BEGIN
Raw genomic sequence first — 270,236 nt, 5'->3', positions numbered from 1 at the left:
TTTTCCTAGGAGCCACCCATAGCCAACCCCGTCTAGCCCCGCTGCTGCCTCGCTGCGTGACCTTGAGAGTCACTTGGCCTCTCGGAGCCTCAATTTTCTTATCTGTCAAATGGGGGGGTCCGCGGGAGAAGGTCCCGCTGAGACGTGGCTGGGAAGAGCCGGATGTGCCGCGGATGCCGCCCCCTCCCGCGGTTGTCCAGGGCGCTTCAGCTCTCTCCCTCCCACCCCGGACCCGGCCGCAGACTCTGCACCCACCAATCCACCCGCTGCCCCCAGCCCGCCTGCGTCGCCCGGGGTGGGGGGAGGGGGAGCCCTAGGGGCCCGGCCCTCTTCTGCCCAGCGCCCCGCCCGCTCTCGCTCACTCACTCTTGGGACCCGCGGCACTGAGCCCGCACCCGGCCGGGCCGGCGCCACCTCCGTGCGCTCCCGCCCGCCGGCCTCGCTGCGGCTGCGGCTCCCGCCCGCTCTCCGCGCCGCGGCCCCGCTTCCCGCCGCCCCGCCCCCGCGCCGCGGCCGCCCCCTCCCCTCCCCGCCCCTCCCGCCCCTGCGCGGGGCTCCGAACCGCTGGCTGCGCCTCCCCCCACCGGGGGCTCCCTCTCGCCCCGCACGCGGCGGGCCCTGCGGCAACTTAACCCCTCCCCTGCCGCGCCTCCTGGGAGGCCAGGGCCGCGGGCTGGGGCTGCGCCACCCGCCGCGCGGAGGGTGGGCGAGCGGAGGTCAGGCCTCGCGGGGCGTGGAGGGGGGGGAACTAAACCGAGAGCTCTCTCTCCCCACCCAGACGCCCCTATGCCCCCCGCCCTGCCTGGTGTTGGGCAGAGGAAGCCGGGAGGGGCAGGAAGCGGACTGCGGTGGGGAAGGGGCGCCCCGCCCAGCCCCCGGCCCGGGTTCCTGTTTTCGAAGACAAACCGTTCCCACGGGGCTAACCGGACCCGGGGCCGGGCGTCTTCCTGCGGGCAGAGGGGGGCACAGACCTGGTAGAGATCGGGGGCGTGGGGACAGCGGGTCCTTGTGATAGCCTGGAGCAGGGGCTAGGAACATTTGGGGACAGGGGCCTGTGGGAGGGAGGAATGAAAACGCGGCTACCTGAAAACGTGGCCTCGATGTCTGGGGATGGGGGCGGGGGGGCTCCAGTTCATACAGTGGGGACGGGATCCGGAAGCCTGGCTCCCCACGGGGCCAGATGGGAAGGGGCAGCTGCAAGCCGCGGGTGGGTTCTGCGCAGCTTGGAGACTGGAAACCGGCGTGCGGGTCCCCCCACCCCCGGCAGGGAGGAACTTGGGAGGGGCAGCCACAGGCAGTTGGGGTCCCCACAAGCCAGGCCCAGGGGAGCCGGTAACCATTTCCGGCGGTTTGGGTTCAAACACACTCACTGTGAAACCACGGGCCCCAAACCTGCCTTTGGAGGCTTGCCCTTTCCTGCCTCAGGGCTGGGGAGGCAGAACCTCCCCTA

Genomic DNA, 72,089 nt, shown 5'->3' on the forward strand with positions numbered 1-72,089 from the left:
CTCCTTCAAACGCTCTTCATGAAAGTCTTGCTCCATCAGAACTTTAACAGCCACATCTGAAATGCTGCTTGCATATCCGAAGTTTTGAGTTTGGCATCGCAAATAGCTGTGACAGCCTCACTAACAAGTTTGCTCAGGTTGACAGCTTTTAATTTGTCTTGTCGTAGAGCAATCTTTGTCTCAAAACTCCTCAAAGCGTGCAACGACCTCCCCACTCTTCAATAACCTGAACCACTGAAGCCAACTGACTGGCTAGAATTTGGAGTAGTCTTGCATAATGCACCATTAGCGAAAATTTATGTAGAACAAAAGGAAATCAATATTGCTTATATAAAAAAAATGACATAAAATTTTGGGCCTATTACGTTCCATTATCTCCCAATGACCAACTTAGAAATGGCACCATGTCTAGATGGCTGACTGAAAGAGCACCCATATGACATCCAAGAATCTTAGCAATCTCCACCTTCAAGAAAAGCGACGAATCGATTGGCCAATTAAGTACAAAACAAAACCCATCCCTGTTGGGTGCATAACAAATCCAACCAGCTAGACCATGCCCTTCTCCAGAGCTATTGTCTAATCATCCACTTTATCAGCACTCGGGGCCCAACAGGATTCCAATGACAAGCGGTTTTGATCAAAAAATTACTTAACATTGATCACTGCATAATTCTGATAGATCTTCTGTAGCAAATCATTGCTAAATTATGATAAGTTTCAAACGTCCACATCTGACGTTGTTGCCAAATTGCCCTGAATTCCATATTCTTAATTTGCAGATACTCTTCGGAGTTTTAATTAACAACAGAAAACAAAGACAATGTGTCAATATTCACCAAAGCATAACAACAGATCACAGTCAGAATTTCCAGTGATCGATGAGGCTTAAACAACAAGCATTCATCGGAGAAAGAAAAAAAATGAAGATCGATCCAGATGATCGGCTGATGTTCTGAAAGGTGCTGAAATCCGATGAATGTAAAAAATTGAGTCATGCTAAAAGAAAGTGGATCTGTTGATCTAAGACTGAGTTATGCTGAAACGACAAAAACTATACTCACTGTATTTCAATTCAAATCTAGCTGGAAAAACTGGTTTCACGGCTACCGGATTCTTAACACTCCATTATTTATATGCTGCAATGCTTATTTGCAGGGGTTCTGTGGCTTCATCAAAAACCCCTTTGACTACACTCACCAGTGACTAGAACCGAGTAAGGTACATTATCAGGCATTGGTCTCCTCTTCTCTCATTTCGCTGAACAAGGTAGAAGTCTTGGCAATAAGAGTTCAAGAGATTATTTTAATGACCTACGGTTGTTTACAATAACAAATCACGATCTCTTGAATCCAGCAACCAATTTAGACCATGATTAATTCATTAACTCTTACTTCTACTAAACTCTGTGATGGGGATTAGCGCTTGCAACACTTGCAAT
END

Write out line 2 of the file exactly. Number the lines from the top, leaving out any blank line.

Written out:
TTTTCCTAGGAGCCACCCATAGCCAACCCCGTCTAGCCCCGCTGCTGCCTCGCTGCGTGACCTTGAGAGTCACTTGGCCTCTCGGAGCCTCAATTTTCTTATCTGTCAAATGGGGGGGTCCGCGGGAGAAGGTCCCGCTGAGACGTGGCTGGGAAGAGCCGGATGTGCCGCGGATGCCGCCCCCTCCCGCGGTTGTCCAGGGCGCTTCAGCTCTCTCCCTCCCACCCCGGACCCGGCCGCAGACTCTGCACCCACCAATCCACCCGCTGCCCCCAGCCCGCCTGCGTCGCCCGGGGTGGGGGGAGGGGGAGCCCTAGGGGCCCGGCCCTCTTCTGCCCAGCGCCCCGCCCGCTCTCGCTCACTCACTCTTGGGACCCGCGGCACTGAGCCCGCACCCGGCCGGGCCGGCGCCACCTCCGTGCGCTCCCGCCCGCCGGCCTCGCTGCGGCTGCGGCTCCCGCCCGCTCTCCGCGCCGCGGCCCCGCTTCCCGCCGCCCCGCCCCCGCGCCGCGGCCGCCCCCTCCCCTCCCCGCCCCTCCCGCCCCTGCGCGGGGCTCCGAACCGCTGGCTGCGCCTCCCCCCACCGGGGGCTCCCTCTCGCCCCGCACGCGGCGGGCCCTGCGGCAACTTAACCCCTCCCCTGCCGCGCCTCCTGGGAGGCCAGGGCCGCGGGCTGGGGCTGCGCCACCCGCCGCGCGGAGGGTGGGCGAGCGGAGGTCAGGCCTCGCGGGGCGTGGAGGGGGGGGAACTAAACCGAGAGCTCTCTCTCCCCACCCAGACGCCCCTATGCCCCCCGCCCTGCCTGGTGTTGGGCAGAGGAAGCCGGGAGGGGCAGGAAGCGGACTGCGGTGGGGAAGGGGCGCCCCGCCCAGCCCCCGGCCCGGGTTCCTGTTTTCGAAGACAAACCGTTCCCACGGGGCTAACCGGACCCGGGGCCGGGCGTCTTCCTGCGGGCAGAGGGGGGCACAGACCTGGTAGAGATCGGGGGCGTGGGGACAGCGGGTCCTTGTGATAGCCTGGAGCAGGGGCTAGGAACATTTGGGGACAGGGGCCTGTGGGAGGGAGGAATGAAAACGCGGCTACCTGAAAACGTGGCCTCGATGTCTGGGGATGGGGGCGGGGGGGCTCCAGTTCATACAGTGGGGACGGGATCCGGAAGCCTGGCTCCCCACGGGGCCAGATGGGAAGGGGCAGCTGCAAGCCGCGGGTGGGTTCTGCGCAGCTTGGAGACTGGAAACCGGCGTGCGGGTCCCCCCACCCCCGGCAGGGAGGAACTTGGGAGGGGCAGCCACAGGCAGTTGGGGTCCCCACAAGCCAGGCCCAGGGGAGCCGGTAACCATTTCCGGCGGTTTGGGTTCAAACACACTCACTGTGAAACCACGGGCCCCAAACCTGCCTTTGGAGGCTTGCCCTTTCCTGCCTCAGGGCTGGGGAGGCAGAACCTCCCCTA